Written by Rhodrick D. Sagawa; BASEflow Data Quality Coordinator
Nature’s wrath is often beyond our control, and its impact can be felt most strongly in the aftermath of a disaster. Recently, I visited the areas affected by Cyclone Freddy in TA Njema, Mulanje. The main purpose of my visit was to coordinate field assessment on the impact of Cyclone Freddy on water supply infrastructures, Health Facilities, Education Institutions, Irrigation Farmlands and Camp Management.
During my visit, I travelled to east Muloza which was severely impacted by the Cyclone. Upon reaching the Nanchidwa area, the sight of the impact of the cyclone is still visible as if it happened yesterday. The once-thriving villages had been reduced to rubble, with homes torn apart, roofs collapsed, and debris as well as silt scattered across the landscape. The remnants of what were once thriving communities now lay in ruins.
One of the most heart-wrenching scenes was the sight of washed-away irrigation schemes. The Nanchidwa irrigation fields that were once vibrant with crops were now submerged under layers of silt (sand) and debris. The livelihoods of countless farmers had been washed away, leaving them with the daunting task of rebuilding their lands from scratch. Across the Nanchidwa stream, there was a bridge which has been completely covered in sand such that I did not know of its existence until a community member told me.
Access to clean water is a fundamental need, and Cyclone Freddy disrupted this basic necessity for many. The destruction of boreholes and gravity-fed system pipes which were once a reliable source of water, left communities grappling with water scarcity. As I saw the locals struggling to fetch water from scoop wells, and unprotected and damaged sources, it highlighted the urgency of restoring these vital water infrastructure systems to prevent further hardship.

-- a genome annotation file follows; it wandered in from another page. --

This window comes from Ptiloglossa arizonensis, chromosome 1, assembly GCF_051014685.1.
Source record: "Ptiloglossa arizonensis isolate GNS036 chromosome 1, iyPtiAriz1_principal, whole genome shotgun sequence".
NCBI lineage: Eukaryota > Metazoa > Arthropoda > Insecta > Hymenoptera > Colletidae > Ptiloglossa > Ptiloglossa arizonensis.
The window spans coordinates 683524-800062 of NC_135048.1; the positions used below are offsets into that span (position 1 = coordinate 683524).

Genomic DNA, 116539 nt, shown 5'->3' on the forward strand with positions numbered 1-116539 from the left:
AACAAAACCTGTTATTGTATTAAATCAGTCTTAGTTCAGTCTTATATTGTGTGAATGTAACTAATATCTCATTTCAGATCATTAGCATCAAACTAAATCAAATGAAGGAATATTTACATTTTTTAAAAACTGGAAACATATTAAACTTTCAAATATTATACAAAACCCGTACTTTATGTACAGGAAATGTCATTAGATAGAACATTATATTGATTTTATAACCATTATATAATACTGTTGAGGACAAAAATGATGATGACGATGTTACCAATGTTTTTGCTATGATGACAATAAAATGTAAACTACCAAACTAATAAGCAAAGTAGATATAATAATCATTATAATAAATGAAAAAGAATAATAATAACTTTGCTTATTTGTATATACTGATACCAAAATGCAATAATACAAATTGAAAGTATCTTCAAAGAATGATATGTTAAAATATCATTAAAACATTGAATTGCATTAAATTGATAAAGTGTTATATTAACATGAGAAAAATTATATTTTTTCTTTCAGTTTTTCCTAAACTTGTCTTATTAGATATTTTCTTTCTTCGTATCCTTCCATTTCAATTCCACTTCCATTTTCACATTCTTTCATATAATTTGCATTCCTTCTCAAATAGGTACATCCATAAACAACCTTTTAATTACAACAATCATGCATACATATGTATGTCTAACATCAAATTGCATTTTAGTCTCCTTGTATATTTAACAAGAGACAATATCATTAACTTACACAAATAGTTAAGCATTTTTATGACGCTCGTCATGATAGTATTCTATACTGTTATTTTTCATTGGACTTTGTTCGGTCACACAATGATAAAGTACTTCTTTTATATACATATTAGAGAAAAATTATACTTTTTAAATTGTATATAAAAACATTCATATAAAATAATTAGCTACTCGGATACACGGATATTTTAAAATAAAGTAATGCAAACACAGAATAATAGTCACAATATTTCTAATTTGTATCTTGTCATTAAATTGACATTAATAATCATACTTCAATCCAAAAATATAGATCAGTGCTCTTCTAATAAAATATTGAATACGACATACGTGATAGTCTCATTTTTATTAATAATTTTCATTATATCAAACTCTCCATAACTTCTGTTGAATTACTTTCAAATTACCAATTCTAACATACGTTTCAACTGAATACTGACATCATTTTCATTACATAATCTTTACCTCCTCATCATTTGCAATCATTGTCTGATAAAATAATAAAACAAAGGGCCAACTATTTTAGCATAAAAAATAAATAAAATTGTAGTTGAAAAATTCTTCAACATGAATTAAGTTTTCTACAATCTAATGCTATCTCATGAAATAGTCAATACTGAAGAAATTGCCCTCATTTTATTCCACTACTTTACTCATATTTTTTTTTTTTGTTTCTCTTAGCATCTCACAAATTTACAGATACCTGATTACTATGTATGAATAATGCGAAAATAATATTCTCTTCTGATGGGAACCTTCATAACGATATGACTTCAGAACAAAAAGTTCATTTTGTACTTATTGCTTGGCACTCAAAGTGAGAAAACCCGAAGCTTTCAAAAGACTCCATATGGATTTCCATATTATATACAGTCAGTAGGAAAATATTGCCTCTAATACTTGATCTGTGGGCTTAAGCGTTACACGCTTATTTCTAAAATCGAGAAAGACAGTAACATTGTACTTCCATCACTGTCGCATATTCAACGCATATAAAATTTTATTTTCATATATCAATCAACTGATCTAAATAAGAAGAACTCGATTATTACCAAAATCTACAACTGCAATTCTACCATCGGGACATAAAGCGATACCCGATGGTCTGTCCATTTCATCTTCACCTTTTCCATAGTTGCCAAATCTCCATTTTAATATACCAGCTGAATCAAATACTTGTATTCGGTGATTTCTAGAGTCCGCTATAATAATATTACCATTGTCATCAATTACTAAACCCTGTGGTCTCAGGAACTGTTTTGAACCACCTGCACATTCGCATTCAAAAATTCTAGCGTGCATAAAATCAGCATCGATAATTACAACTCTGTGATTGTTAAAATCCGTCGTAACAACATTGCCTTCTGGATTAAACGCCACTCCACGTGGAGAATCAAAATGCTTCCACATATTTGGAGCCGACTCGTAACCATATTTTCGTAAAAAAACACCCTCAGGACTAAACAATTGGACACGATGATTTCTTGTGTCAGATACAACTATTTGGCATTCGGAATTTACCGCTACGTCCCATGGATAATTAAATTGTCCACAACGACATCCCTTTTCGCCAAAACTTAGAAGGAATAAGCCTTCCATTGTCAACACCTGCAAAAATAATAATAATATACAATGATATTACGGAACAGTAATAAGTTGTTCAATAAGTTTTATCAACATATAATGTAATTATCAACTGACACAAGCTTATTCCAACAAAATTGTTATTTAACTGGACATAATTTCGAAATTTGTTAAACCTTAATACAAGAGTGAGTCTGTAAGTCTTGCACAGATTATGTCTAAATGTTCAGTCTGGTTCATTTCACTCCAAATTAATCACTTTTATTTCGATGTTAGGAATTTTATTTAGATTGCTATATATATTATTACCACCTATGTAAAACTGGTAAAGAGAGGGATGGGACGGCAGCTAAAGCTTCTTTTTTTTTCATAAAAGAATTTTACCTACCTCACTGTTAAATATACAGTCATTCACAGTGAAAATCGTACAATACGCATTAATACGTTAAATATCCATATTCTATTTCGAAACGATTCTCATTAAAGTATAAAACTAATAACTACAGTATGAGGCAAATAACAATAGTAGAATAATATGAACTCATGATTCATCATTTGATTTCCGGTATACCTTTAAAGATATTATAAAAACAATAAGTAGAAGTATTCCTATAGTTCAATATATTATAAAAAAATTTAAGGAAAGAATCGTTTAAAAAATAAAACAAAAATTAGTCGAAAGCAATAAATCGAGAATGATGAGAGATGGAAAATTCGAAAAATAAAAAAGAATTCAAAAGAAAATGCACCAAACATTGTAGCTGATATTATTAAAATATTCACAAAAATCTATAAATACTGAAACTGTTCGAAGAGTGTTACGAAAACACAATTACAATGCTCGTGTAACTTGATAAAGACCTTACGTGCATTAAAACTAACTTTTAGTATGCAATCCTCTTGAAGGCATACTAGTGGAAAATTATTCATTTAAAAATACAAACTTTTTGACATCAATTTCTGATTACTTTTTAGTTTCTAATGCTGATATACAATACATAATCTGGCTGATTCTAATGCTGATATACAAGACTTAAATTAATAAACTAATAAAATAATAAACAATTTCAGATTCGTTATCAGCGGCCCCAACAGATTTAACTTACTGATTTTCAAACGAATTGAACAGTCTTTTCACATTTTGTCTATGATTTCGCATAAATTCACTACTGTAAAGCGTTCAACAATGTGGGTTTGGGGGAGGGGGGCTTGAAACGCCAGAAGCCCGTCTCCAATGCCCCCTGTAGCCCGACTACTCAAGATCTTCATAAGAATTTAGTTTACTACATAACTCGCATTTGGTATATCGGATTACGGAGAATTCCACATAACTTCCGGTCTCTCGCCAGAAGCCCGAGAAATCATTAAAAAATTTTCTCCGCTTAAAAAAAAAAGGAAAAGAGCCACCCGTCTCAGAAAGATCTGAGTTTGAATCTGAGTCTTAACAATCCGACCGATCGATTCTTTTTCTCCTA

In the eastern part of Muloza, there are over 10 places where mudslides and floodwaters deposited rocks and logs in low-lying areas. These unwanted “gifts” from nature have transformed serene landscapes into hazardous zones. Settlements, infrastructure including bridges and development facilities have all been destroyed by these rocks and logs.The roadway and routes that had once served as the arteries connecting villages, had suffered extensive damage. Landslides and flooding had left roads impassable, isolating communities from vital services. Beyond Nanchidwa, ordinary cars cannot travel. Motorbikes are the simplest form of transportation there.
As I interacted with the local residents, I discovered that many families were still living in temporary shelters (tents) and camps. While the conditions were far from ideal, their spirit remained unbroken. These camps had become tight-knit communities, where people supported each other emotionally and physically. As I left TA Njema, I couldn’t help but carry a sense of responsibility with me. Although the people there faced enormous challenges, they never lost their hearts. It’s a reminder that, in the face of natural disasters, it’s not just the physical structures that need rebuilding, it’s the human connections, the communities, and the hope that must be nurtured back to life.
If I learned anything from this experience, it was the value of empathy and the significance of group efforts. While nature may test our resilience, it’s our unity and compassion that ultimately shape our recovery. The road ahead for TA Njema is undoubtedly long, but with everyone’s prayer and support, there’s hope for a brighter, rebuilt future.